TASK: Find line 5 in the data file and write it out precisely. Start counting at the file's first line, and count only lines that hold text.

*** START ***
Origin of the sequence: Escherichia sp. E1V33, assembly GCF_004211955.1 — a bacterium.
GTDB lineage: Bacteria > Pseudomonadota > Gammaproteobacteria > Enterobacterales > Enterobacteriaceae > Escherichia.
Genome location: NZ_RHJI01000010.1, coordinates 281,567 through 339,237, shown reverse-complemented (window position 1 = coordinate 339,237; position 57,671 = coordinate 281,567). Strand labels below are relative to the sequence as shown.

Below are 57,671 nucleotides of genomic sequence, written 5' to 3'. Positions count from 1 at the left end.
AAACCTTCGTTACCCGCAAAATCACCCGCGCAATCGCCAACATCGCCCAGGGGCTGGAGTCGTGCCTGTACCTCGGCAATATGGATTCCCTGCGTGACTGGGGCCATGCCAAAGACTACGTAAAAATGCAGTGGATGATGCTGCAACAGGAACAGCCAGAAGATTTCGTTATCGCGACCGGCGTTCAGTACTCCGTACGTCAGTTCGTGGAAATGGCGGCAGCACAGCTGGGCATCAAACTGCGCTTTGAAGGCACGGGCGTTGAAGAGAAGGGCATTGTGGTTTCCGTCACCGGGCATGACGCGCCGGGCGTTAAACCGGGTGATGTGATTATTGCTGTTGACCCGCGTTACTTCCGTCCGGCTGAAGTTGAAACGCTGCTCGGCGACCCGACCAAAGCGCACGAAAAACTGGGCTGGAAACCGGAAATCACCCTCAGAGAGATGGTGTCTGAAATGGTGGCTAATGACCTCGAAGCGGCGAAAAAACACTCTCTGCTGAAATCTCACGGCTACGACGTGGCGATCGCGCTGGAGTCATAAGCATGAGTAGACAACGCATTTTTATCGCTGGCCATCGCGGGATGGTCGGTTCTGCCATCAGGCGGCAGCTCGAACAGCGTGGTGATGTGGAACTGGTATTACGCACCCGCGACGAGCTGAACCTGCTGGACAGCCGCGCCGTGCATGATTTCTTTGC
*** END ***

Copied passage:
AAACCTTCGTTACCCGCAAAATCACCCGCGCAATCGCCAACATCGCCCAGGGGCTGGAGTCGTGCCTGTACCTCGGCAATATGGATTCCCTGCGTGACTGGGGCCATGCCAAAGACTACGTAAAAATGCAGTGGATGATGCTGCAACAGGAACAGCCAGAAGATTTCGTTATCGCGACCGGCGTTCAGTACTCCGTACGTCAGTTCGTGGAAATGGCGGCAGCACAGCTGGGCATCAAACTGCGCTTTGAAGGCACGGGCGTTGAAGAGAAGGGCATTGTGGTTTCCGTCACCGGGCATGACGCGCCGGGCGTTAAACCGGGTGATGTGATTATTGCTGTTGACCCGCGTTACTTCCGTCCGGCTGAAGTTGAAACGCTGCTCGGCGACCCGACCAAAGCGCACGAAAAACTGGGCTGGAAACCGGAAATCACCCTCAGAGAGATGGTGTCTGAAATGGTGGCTAATGACCTCGAAGCGGCGAAAAAACACTCTCTGCTGAAATCTCACGGCTACGACGTGGCGATCGCGCTGGAGTCATAAGCATGAGTAGACAACGCATTTTTATCGCTGGCCATCGCGGGATGGTCGGTTCTGCCATCAGGCGGCAGCTCGAACAGCGTGGTGATGTGGAACTGGTATTACGCACCCGCGACGAGCTGAACCTGCTGGACAGCCGCGCCGTGCATGATTTCTTTGC